Trevor Bones of Southern Cross Travel remembers his wife Penny
We met in 1968 and it was love at first sight for both of us.
I was planning to drive overland to Australia, and Penny asked if she could join me. We left with three other friends in October of 1969 and travelled through Europe and then Asia, before flying from Nepal to Bangkok and eventually on to Perth. Around half of the roads were unsealed then.
In Perth, we shared a house with what became lifetime friends and had a lovely time exploring Perth and the beaches. While there we designed a small brochure, as I had decided that we would start an overland business. It would be based in Australia, as the economy was much better than in the UK.
Eventually we left Perth and drove across the Nullarbor, sleeping under the stars. It was all dirt road then, and a very exciting trip. I think it was here that Penny started her love affair with Australia and the outback.
On arriving in Sydney we chose to live in Kirribilli as Penny said “it has a lovely name.” We visited various travel agents for their views on our overland route and within a few days we had been offered a GSA. We registered Southern Cross Travel in Sydney in 1970.
Penny stayed on in Australia organising the first group, while I arranged vehicles and a film car from the UK. She escorted our first group of 27 people from Sydney to London. We lost her and the group for 10 days, eventually turning up in New Delhi on a train completely black with soot, Penny having spent the three nights sleeping on a luggage rack.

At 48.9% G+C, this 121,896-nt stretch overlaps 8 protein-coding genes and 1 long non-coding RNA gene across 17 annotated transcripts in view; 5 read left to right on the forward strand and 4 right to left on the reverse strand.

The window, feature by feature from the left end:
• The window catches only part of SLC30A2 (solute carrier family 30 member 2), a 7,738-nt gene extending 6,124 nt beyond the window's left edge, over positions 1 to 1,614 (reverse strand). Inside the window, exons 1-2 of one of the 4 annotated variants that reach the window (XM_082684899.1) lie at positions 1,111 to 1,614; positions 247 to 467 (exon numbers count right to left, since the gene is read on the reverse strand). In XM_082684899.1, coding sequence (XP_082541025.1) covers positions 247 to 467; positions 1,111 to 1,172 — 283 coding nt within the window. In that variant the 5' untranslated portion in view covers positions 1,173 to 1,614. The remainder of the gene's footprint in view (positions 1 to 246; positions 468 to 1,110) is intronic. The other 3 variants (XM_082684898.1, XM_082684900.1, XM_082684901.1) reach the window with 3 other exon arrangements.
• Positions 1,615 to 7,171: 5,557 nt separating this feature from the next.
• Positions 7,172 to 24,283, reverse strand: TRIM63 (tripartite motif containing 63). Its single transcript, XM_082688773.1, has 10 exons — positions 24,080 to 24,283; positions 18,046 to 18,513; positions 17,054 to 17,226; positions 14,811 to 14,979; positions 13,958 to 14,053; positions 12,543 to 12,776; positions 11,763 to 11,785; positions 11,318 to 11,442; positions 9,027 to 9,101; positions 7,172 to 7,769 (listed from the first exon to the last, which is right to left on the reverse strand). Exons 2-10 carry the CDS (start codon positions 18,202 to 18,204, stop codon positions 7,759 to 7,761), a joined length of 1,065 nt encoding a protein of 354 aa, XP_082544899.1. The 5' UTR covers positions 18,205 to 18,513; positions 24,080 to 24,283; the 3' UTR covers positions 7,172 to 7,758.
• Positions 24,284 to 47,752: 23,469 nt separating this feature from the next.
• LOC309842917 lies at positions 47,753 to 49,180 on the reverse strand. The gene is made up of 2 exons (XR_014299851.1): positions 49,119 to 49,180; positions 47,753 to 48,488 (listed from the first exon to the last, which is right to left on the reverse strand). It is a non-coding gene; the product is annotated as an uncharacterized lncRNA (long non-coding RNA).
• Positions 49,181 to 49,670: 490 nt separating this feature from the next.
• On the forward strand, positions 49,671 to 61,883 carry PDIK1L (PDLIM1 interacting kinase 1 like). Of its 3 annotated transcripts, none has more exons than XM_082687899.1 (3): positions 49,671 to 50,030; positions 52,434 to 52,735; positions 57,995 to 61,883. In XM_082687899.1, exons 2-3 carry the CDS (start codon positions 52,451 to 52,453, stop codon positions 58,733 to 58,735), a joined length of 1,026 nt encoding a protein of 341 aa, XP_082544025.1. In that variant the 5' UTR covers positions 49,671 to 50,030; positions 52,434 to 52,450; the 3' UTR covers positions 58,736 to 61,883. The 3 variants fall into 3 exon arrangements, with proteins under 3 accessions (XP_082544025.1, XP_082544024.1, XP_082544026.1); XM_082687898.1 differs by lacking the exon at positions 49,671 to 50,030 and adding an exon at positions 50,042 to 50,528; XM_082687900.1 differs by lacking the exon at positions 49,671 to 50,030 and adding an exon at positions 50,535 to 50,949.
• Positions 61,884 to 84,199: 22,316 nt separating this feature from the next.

The next few years were the peak period for the overland trips as Afghanistan was still open to travellers. It was all very exciting and most trips would have made an interesting book.
On arriving in England we set up a travel office. As well as the Australia trips, we fitted in a few European and North African ones, which were fun. In 1976, we decided to get married, so escorted our last group to Nepal and then travelled back to London on public transport, lorries, bikes, buses and trains. It was a wonderful trip, with Christmas shopping in Kabul and Salzburg and no responsibility for others.
We married in January and honeymooned in Paris and Singapore en route back to Australia. By now we had been accepted as residents in Australia. We moved between the two countries until 1979 when our first daughter, Petra, arrived. We came back to England via Fiji and Hawaii and built a beautiful house in Sussex with magnificent views, and Penny revelled in making it a home full of love.
Still torn between Australia and the UK (as we were to be all our lives), we took out Australian Citizenship in 1983. Our middle daughter, Jennifer, was born in Manly where we had decided to live by the harbour. We fell in love with Manly and Sydney, and Penny adored it there. She was always very emotional when we visited or left this beautiful place where we had spent so many happy years.
In 1984 Penny decided to make Southern Cross Travel a specialist destination agency for Australia and New Zealand. She joined the Aussie Specialist scheme the first year it operated and became a Premium Aussie Specialist when that was made available. She attended all the functions and seemed to always be disappearing to some part of Australia or New Zealand.
In 2009 she was Aussie Specialist of the Year, which made her very happy. Also that year, Southern Cross was Malaysian Tourism Agent of the year, and she invariably made the final of Kuoni’s Long Haul College, travelling to some lovely destinations such as Thailand, Sri Lanka, Malaysia, Florida and Oman to name a few.
She was always committed to accumulating destination knowledge and working hard and playing hard. She loved the social life and people in the travel industry.
In 1986 our third daughter, Anneka, arrived, not knowing then she would be joining the business when finishing her degree.